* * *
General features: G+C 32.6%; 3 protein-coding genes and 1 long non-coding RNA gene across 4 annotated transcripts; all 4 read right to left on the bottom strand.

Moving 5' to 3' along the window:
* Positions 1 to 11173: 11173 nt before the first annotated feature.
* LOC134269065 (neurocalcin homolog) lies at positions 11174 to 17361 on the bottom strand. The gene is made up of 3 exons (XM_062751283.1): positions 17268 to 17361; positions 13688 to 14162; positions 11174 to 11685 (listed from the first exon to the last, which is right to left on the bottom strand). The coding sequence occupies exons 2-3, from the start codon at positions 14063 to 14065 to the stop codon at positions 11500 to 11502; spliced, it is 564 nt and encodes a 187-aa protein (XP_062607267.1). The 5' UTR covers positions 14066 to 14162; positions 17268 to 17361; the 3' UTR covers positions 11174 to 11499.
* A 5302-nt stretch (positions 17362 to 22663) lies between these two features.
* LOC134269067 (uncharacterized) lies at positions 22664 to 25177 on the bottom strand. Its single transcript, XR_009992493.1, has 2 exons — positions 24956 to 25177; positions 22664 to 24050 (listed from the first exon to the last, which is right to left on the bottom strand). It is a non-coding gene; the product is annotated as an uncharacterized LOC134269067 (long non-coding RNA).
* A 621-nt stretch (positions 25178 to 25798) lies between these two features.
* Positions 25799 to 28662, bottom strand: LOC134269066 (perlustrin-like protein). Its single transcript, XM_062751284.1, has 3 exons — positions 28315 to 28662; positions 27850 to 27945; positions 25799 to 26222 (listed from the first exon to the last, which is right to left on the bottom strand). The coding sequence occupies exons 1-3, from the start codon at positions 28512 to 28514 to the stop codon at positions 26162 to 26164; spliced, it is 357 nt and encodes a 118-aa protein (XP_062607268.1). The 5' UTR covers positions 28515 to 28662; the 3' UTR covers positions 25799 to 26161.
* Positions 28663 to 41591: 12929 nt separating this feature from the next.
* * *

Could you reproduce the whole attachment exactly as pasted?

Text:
General features: G+C 32.6%; 3 protein-coding genes and 1 long non-coding RNA gene across 4 annotated transcripts; all 4 read right to left on the bottom strand.

Moving 5' to 3' along the window:
* Positions 1 to 11173: 11173 nt before the first annotated feature.
* LOC134269065 (neurocalcin homolog) lies at positions 11174 to 17361 on the bottom strand. The gene is made up of 3 exons (XM_062751283.1): positions 17268 to 17361; positions 13688 to 14162; positions 11174 to 11685 (listed from the first exon to the last, which is right to left on the bottom strand). The coding sequence occupies exons 2-3, from the start codon at positions 14063 to 14065 to the stop codon at positions 11500 to 11502; spliced, it is 564 nt and encodes a 187-aa protein (XP_062607267.1). The 5' UTR covers positions 14066 to 14162; positions 17268 to 17361; the 3' UTR covers positions 11174 to 11499.
* A 5302-nt stretch (positions 17362 to 22663) lies between these two features.
* LOC134269067 (uncharacterized) lies at positions 22664 to 25177 on the bottom strand. Its single transcript, XR_009992493.1, has 2 exons — positions 24956 to 25177; positions 22664 to 24050 (listed from the first exon to the last, which is right to left on the bottom strand). It is a non-coding gene; the product is annotated as an uncharacterized LOC134269067 (long non-coding RNA).
* A 621-nt stretch (positions 25178 to 25798) lies between these two features.
* Positions 25799 to 28662, bottom strand: LOC134269066 (perlustrin-like protein). Its single transcript, XM_062751284.1, has 3 exons — positions 28315 to 28662; positions 27850 to 27945; positions 25799 to 26222 (listed from the first exon to the last, which is right to left on the bottom strand). The coding sequence occupies exons 1-3, from the start codon at positions 28512 to 28514 to the stop codon at positions 26162 to 26164; spliced, it is 357 nt and encodes a 118-aa protein (XP_062607268.1). The 5' UTR covers positions 28515 to 28662; the 3' UTR covers positions 25799 to 26161.
* Positions 28663 to 41591: 12929 nt separating this feature from the next.